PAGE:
India’s Economic Development and Foreign Policy

Economic reforms in India started in 1991 and greatly increased the country’s economic cooperation with various European states because India’s economic reforms were badly in need of foreign investment. As a result, the Indian government amended the country’s economic laws in order to make way for more foreign investment. Thus, foreign direct investment in India started to soar and based on available statistics, foreign investment in India has increased from 129 million dollars in 1992 to 46.5 billion dollars in 2008.

As a result of economic growth and development, demand for consumption of energy rose steeply in India though domestic oil production or other fossil fuel resources fell short of meeting that demand. Based on the same figures, India’s energy demand has increased from about 1.19 million barrels per day in 1991 to about 2.658 million barrels per day in 2006.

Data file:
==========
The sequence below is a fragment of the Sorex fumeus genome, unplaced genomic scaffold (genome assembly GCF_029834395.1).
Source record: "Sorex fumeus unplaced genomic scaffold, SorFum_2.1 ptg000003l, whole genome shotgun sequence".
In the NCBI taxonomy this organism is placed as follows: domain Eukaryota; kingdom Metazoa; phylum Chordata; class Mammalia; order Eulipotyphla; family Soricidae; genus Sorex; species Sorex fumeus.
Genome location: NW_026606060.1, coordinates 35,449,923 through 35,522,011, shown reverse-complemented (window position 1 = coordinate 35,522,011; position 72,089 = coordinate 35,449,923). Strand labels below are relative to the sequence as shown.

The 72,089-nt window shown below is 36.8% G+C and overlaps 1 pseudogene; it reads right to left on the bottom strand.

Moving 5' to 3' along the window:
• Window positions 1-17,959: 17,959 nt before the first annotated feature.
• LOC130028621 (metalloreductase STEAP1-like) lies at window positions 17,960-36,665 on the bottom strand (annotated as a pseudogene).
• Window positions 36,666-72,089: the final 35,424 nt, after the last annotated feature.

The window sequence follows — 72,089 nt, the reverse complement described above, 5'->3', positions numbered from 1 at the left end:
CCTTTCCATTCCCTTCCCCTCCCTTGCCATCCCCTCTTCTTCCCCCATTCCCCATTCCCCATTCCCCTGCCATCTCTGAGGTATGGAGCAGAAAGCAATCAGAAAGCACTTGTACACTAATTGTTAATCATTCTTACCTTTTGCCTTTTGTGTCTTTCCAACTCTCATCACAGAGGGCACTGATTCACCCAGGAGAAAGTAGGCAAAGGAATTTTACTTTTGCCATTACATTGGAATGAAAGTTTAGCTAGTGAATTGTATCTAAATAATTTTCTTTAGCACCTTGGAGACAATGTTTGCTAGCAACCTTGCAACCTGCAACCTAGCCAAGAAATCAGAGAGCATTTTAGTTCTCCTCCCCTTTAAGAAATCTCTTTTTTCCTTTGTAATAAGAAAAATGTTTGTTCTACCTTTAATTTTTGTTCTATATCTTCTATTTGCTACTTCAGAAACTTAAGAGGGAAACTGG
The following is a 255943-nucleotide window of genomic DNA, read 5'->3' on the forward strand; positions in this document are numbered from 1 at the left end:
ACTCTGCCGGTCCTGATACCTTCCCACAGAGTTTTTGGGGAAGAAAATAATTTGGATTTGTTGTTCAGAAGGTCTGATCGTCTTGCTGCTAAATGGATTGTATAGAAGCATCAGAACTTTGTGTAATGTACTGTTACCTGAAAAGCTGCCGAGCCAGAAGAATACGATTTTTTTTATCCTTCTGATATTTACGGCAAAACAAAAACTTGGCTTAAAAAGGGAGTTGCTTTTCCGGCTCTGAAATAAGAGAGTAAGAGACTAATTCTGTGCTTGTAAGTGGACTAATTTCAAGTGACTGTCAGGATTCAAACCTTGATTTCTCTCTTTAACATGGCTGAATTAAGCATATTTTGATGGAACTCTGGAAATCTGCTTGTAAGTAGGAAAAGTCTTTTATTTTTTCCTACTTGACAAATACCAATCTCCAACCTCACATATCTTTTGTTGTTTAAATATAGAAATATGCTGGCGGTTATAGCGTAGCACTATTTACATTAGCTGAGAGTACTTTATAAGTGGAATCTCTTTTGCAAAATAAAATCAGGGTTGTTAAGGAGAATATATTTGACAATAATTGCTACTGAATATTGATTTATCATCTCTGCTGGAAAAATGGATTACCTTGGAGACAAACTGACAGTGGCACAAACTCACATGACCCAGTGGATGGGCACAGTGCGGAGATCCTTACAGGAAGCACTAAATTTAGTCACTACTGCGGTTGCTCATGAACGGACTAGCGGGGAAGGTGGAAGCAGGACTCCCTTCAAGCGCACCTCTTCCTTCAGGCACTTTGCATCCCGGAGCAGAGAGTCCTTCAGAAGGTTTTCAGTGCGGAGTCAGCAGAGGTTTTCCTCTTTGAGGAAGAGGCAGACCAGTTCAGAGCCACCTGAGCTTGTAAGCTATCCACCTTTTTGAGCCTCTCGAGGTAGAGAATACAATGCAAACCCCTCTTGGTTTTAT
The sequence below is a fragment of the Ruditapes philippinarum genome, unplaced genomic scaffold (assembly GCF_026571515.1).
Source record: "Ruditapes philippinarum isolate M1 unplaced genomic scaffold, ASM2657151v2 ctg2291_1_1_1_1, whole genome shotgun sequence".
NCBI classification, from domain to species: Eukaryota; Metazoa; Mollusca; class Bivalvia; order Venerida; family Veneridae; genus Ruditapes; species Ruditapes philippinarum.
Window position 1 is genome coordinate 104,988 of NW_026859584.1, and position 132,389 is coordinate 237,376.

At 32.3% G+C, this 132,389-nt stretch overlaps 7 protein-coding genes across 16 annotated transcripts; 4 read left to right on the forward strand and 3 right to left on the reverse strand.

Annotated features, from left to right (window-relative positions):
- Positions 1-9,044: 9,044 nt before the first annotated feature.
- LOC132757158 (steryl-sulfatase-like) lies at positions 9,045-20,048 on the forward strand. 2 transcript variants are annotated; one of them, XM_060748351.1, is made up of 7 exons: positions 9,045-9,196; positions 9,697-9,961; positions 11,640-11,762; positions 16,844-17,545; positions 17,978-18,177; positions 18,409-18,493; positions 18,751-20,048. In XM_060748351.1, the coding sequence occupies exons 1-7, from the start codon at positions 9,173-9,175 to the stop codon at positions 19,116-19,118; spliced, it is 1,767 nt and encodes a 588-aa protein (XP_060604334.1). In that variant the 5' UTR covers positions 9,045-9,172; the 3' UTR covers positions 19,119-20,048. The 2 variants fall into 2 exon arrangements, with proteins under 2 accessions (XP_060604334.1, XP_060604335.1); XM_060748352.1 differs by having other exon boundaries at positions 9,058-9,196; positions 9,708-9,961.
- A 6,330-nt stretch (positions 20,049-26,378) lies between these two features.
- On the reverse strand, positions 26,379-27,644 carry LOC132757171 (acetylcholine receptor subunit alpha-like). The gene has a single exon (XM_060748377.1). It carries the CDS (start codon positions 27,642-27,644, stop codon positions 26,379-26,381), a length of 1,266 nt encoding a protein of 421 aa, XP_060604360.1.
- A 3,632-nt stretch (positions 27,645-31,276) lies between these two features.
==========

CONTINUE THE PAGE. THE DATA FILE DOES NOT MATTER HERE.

Under these circumstances, the Indian government has adopted a policy to provide necessary conditions for activities of domestic oil companies and to increase domestic investment in production of more oil and other forms of energy. Despite the aforesaid policy, India’s need to global oil has been constantly on the rise. The country imported as much as 80 percent of its needed fuel in 2009. Energy demand in India is steadily increasing. The Indian Prime Minister Mahnomen Singh has noted that energy demand in India will increase 40 percent over the next 10 years while domestic output will rise by only 12 percent.